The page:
For back-to-back purposes, I then grabbed the Renault to see if it could match the Hyundai for versatility. The Megane is good, make no mistake, but I don’t think it quite nails the fast road-car brief quite as well as the i30. The ergonomics are still puzzling (the cruise main switch down near the cup holders, for instance) and it’s just not quite as easy to grab by the nads and start throwing it around.
The four-wheel-steering thing is actually very good, though, and allows you to back her into bends like a pro. There’s evidence of more top-end squirt, too. I’m beginning to think the Megane might make a bit of a mess of the Hyundai on the track.
MOTOR comparison: Megane RS280 v Civic Type R v i30 N v 308 GTi
Towards the end of the day, I found myself in the Audi RS4. Now, it’s not that I’m not impressed by this car as a concept, but set among the other bling parked at the side of the road, the RS4, even in bright red, just kind of got lost a bit. But that stealth thing is such a lovely part of the Audi’s schtick that it’s hardly a criticism. And then you drive it.
Hoo-ey, this thing is polished. Look up a dictionary and ‘resolved’ is spelled ‘RS4’. It’s lovely to sit in with that El Fabbo virtual cockpit and the rest of the trim and equipment make it a soothing, comfy place to be. But even that pales when you get stuck in and the 331kW of the turbo V6 are revealed to be ready and waiting for your throttle-call.
The eight-speed automatic works as well as one of these ever did, and after the pummelling suspension of some of this batch of hotties, the RS4 is dead-set armchair perfect. This combination of balls and civility was all brought back home to right at the end of the day when a few of the cars, the RS4 included, started to get a bit dry in the tank department.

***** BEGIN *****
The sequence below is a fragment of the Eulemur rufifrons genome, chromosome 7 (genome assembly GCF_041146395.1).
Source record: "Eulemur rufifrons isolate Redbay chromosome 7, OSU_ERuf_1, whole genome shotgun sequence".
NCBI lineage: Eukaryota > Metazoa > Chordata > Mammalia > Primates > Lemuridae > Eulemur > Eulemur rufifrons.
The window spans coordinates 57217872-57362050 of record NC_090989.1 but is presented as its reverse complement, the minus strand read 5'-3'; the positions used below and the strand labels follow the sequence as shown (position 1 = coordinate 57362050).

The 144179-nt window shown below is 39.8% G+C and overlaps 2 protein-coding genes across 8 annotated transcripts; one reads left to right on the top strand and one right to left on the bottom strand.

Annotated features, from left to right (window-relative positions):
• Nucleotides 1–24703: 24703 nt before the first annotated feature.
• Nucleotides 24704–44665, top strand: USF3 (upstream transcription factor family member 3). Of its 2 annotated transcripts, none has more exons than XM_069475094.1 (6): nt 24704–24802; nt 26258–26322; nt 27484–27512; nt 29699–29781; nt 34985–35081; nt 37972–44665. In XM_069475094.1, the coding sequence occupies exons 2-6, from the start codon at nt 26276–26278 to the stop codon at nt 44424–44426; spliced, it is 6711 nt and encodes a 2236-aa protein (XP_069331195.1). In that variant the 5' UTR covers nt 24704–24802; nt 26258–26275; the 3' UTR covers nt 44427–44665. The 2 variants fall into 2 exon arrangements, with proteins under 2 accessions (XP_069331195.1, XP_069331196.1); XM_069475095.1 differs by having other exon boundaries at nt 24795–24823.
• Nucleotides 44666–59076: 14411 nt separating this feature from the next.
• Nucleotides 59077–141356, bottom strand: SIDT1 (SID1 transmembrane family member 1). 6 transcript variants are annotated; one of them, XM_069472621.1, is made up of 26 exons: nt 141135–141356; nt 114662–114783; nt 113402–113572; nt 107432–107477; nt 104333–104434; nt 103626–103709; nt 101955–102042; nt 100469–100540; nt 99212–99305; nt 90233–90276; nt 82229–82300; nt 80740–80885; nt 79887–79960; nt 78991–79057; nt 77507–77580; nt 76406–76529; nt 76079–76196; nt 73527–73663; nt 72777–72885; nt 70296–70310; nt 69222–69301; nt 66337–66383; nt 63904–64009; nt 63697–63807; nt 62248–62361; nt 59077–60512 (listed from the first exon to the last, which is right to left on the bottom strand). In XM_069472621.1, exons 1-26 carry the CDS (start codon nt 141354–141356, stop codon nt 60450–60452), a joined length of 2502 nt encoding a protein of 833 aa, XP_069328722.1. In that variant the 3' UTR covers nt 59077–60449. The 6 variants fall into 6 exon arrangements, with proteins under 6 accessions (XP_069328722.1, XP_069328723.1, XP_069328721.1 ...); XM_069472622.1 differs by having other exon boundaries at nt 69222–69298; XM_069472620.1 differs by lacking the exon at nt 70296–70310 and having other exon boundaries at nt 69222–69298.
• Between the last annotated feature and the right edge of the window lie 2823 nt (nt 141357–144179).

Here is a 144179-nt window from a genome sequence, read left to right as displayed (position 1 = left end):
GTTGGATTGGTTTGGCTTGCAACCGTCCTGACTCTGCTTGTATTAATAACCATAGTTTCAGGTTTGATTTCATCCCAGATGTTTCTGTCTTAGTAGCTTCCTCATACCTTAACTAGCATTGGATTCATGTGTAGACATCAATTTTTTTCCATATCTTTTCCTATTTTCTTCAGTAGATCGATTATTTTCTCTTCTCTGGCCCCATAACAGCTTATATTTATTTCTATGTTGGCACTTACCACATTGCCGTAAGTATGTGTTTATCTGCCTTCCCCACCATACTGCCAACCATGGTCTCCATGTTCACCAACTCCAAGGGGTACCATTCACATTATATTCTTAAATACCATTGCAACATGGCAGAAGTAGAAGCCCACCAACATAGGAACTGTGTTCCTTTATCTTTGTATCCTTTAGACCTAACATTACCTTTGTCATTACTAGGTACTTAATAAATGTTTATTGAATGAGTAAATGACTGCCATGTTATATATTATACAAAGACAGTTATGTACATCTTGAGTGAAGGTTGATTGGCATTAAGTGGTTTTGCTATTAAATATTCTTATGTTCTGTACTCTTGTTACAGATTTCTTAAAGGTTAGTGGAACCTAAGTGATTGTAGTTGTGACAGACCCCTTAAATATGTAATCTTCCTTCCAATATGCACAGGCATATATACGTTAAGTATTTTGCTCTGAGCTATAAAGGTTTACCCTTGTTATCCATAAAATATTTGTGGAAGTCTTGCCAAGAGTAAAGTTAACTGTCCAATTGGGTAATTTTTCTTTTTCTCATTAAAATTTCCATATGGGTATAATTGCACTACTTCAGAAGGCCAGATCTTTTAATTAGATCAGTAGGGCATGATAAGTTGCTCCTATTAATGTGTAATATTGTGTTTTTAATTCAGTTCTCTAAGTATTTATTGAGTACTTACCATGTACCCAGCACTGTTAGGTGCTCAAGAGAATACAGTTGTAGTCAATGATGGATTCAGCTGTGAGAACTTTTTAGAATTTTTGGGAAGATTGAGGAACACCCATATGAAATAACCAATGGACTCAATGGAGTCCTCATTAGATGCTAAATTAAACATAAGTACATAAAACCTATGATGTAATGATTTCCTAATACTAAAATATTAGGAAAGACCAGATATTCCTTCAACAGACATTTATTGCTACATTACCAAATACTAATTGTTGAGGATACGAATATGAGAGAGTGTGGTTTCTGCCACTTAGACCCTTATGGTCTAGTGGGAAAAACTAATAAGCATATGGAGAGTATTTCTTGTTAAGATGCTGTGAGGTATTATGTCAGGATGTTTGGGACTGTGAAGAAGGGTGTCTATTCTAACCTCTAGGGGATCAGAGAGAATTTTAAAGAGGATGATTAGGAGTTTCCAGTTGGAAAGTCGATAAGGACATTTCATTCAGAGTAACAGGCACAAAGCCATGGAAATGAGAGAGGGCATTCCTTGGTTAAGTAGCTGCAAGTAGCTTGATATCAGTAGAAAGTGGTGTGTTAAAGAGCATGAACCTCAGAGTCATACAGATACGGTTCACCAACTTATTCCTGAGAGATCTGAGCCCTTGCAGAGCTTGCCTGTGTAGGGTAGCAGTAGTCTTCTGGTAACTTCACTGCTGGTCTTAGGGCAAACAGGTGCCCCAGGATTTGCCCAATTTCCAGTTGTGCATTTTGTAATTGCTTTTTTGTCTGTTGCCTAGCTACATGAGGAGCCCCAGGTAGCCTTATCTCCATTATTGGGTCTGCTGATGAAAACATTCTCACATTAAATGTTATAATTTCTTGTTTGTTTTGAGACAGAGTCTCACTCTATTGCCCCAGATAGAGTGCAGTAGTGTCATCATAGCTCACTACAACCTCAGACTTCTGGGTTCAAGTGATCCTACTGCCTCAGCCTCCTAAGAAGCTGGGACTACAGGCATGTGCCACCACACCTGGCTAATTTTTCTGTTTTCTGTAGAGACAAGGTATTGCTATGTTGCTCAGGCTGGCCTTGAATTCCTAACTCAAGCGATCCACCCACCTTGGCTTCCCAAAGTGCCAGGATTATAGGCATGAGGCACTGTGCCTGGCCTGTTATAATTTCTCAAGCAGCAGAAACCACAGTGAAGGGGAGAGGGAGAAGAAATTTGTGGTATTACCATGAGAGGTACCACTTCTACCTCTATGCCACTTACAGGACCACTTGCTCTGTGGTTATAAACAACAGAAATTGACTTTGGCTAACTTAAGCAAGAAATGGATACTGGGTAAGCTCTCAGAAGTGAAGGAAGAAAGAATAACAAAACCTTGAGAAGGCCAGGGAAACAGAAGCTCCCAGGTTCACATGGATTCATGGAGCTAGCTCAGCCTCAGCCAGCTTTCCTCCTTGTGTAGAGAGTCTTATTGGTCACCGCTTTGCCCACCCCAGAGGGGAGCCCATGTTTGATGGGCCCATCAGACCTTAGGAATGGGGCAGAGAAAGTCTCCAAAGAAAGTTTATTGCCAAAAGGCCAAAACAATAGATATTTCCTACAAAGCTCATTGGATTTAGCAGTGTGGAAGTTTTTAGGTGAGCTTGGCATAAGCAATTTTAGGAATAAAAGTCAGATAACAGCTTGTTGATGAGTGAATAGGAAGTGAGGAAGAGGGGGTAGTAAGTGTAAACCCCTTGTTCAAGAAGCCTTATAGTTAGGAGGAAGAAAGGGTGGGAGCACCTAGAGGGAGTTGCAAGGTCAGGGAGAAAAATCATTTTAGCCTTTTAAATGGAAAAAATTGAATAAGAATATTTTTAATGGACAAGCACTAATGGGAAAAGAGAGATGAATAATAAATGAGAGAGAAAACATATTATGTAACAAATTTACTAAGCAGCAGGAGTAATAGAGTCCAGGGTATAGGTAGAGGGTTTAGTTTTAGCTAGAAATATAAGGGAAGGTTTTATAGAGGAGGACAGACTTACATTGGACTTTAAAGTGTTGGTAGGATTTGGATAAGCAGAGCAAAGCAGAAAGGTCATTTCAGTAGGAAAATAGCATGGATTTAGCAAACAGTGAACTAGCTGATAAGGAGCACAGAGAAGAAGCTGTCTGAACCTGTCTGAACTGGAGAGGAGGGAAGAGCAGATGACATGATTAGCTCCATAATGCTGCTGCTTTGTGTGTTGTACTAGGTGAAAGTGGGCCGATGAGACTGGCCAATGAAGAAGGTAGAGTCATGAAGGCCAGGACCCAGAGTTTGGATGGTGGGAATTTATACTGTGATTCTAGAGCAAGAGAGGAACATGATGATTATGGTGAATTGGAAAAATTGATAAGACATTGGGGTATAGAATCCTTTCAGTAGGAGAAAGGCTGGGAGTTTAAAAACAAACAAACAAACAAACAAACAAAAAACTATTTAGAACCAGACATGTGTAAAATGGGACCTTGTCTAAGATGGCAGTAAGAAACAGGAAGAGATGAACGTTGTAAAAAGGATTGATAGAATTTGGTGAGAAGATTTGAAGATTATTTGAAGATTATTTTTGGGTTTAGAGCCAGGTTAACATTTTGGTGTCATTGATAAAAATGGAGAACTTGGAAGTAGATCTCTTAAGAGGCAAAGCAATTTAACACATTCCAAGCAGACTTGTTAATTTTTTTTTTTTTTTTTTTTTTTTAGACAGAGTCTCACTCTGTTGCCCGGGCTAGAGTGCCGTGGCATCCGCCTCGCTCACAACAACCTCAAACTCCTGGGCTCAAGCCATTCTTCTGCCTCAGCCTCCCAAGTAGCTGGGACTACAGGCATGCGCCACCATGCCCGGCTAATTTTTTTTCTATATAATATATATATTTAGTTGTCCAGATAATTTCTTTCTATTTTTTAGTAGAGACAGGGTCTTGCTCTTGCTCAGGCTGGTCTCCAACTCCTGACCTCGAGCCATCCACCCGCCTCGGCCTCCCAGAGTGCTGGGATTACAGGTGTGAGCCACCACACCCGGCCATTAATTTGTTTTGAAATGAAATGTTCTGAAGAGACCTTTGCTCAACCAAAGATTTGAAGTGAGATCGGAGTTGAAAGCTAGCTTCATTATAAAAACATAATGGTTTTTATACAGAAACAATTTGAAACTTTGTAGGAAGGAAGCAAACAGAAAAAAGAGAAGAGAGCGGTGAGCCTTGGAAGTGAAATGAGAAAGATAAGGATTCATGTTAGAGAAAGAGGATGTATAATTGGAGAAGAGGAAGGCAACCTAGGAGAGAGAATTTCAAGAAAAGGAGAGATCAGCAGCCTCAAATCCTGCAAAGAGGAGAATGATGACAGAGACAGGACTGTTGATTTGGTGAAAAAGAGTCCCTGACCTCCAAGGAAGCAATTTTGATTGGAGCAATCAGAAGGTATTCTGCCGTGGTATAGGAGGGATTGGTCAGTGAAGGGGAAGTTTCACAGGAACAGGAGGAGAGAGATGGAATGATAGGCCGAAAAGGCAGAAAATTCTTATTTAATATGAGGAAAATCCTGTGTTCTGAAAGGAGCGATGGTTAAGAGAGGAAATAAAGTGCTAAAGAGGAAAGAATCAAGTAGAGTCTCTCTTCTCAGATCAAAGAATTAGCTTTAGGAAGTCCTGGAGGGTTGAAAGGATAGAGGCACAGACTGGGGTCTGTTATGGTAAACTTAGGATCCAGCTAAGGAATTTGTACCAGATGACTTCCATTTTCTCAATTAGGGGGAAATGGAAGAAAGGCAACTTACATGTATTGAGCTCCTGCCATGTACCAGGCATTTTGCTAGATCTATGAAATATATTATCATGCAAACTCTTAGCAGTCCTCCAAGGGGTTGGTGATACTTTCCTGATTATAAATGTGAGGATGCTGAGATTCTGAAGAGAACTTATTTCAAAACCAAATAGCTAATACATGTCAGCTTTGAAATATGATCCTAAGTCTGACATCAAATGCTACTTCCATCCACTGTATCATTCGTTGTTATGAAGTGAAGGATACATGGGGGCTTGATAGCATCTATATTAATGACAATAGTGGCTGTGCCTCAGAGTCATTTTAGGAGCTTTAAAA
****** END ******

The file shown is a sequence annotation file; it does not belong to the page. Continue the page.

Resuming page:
So a pack of us hustled them down the hill into the back of Adelaide for a top-up; a process that only further cemented my view of the Audi’s brilliance. Even if it looked like any other sales-rep’s Audi wagon in the car park of our overnight digs in the German-inspired town of Hahndorf.
Within all this, we’d locked onto a little road loop just off the main LA-canyon-esque road we’d been using and it was the wee side road that allowed us to soak up a bit more of each car. And while a few cars emerged pretty much as expected from the rest of the drive, a few really gave up their souls on this side track.
Not the least of those was the AMG GT C, which started to feel, to some of us, that its suspension wasn’t perhaps quite as sorted as we’d hoped. Certainly the bigger bumps didn’t fry its brain, but the smaller, pattery gear somehow made it feel less composed.
MOTOR comparison: AMG GT C v 911 Carrera 4 GTS v Vantage
Okay, so a stiff ride is an AMG branding thing, I know, but it did mean you weren’t always as keen to hoik the GT C in hard, purely because you weren’t confident that it would soak it all up. Not that you were constantly thinking about a crash scenario, but with big days in the saddle, sometimes just saving your kidneys another smashing is incentive enough to back off the throttle. And this is where 16-hour PCOTY road days really sort things out.
BMW’s M5 Competition is another great example of this. Yes, it’s blisteringly fast both in a straight line and mid-corner, but in the BMW’s case it was the relatively distant dude-to-car connection that made you consider your entry-speed options.
Hell, it’ll go around a corner faster than I’ll ever need it to, but, like a millennial will tell you, it’s nice to be told that you’re doing well. In this case, the M5 Competition was giving up nothing of the sort.
It wasn’t exactly road-loop two, cars nil, but what happened next put things into perspective. Because that’s when I climbed down into the Audi R8. Now, my experience of this type of platform and rear-drive was a Lamborghini Balboni at PCOTY a few years back which immediately reminded me why they make ’em all-paw. It was scary-sketchy, so I wasn’t expecting a whole lot from the R8 RWS.